The old thee-year contract was due to expire in 2010, and the teachers union, the Albany Teachers Association (ATA), and the Albany Unified School District agreed to continue working under its provisions until a new agreement was reached, said Kerry Dunigan, ATA co-president.
"It's really been a kind of a waiting game," said Dunigan, adding that the two sides were unsure about the direction of the shaky economy and especially about whether state voters would pass Proposition 30, which provided for temporary tax increases that would increase school funding. It passed last November.
The new three-year contract was tentatively approved by the school board on Oct. 8, subject to an "AB1200 analysis," a review intended to make sure the district is financially able to meet the obligations of the contract.
The main highlights of the new contract include the 4 percent raise, retroactive to July 1, and the inclusion in the contract language of the district's payment for health insurance, said schools Superintendent Marla Stephenson.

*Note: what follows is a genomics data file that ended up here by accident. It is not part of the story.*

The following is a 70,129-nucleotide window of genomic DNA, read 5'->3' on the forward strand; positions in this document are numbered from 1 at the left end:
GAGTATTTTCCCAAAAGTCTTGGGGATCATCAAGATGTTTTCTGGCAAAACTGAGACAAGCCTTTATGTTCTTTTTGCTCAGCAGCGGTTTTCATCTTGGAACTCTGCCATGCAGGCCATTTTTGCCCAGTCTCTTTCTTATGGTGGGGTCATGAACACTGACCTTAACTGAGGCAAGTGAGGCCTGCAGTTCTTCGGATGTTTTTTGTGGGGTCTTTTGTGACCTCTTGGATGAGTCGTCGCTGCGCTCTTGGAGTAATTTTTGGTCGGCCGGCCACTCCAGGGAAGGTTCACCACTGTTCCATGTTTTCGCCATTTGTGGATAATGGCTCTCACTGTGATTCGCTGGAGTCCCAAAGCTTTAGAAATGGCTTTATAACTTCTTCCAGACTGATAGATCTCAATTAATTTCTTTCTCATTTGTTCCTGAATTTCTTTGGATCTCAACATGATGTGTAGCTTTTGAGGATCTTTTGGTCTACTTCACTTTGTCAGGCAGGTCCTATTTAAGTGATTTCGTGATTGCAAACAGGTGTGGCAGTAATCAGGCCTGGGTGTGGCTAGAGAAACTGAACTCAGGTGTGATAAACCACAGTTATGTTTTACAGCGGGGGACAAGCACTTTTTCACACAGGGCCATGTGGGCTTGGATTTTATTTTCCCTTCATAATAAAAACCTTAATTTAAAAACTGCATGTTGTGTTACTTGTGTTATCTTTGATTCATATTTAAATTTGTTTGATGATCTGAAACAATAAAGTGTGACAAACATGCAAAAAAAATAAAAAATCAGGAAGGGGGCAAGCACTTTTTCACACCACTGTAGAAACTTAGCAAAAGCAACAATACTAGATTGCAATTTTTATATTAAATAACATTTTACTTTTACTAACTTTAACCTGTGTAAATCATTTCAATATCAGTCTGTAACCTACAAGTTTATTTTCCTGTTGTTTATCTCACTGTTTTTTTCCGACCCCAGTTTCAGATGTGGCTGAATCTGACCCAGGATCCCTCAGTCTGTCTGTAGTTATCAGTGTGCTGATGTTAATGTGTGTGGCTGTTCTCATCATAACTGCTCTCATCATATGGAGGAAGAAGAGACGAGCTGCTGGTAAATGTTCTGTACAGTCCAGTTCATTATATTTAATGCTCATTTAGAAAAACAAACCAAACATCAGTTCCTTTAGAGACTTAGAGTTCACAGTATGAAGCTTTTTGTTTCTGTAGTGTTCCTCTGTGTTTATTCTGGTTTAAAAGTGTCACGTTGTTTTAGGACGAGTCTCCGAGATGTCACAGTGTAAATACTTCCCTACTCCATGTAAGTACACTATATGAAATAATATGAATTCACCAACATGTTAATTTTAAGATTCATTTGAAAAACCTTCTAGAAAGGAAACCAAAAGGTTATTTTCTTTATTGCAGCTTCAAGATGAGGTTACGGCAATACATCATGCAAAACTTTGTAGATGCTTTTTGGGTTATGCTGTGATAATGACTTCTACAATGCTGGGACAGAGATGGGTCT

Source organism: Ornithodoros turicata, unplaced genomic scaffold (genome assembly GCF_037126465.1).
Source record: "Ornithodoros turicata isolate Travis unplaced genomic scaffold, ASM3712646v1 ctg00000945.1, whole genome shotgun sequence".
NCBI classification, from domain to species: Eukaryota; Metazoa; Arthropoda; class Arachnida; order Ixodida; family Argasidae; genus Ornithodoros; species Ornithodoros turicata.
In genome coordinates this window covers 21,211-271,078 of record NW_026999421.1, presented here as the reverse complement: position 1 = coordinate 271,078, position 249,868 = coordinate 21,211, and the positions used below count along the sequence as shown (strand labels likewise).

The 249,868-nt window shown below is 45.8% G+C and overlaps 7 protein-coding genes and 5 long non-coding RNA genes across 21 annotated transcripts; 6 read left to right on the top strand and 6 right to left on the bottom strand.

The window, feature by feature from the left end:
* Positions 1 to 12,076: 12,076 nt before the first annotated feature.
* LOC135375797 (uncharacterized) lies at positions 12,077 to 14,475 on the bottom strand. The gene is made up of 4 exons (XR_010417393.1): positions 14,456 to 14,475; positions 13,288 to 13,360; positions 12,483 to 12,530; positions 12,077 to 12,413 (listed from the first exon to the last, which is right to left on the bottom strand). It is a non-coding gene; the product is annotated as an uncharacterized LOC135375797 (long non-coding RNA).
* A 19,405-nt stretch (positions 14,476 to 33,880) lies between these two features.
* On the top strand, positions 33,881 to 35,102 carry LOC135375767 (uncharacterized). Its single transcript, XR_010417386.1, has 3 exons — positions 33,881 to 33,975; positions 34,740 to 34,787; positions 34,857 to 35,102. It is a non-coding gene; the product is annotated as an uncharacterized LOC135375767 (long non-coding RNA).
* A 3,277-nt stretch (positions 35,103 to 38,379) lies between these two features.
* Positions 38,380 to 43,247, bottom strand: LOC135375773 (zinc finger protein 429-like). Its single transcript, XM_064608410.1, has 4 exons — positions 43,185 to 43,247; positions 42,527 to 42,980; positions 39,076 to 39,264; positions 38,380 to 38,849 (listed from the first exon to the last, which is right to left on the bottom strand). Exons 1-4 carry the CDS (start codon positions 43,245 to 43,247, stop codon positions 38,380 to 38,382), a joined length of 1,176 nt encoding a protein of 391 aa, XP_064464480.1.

Because healthcare insurance costs have gone up, the district's increased payments are equivalent to an increase in compensation of about 1.6 percent, Stephenson said.
The cost of the four-percent raise and the increase costs of benefits is approximately 5.6% or $640,000, for 2013-14, Stephenson said.
Other highlights include an increase in preparation time for first-third grade teachers to 120 minutes, from 90 minutes, Stephenson said.
A summary of the agreement has been posted on the district website. The board approval is scheduled to occur during the board's regular meeting, which begins at 7 p.m. at City Hall.
The agenda also includes public hearings on initial contract proposals from two other district employee unions – California School Employees Association (CSEA) and Service Employees International Union (SEIU) Local 1021.
Negotiations with those two unions will begin this coming week, Stephenson said.
The board will also hold a special meeting at 5 p.m. Tuesday at City Hall to review discuss proposals from six search firms being considered for the search for the next superintendent. The session also includes interviews.
Stephenson announced in June that she is retiring at the end of the current year.
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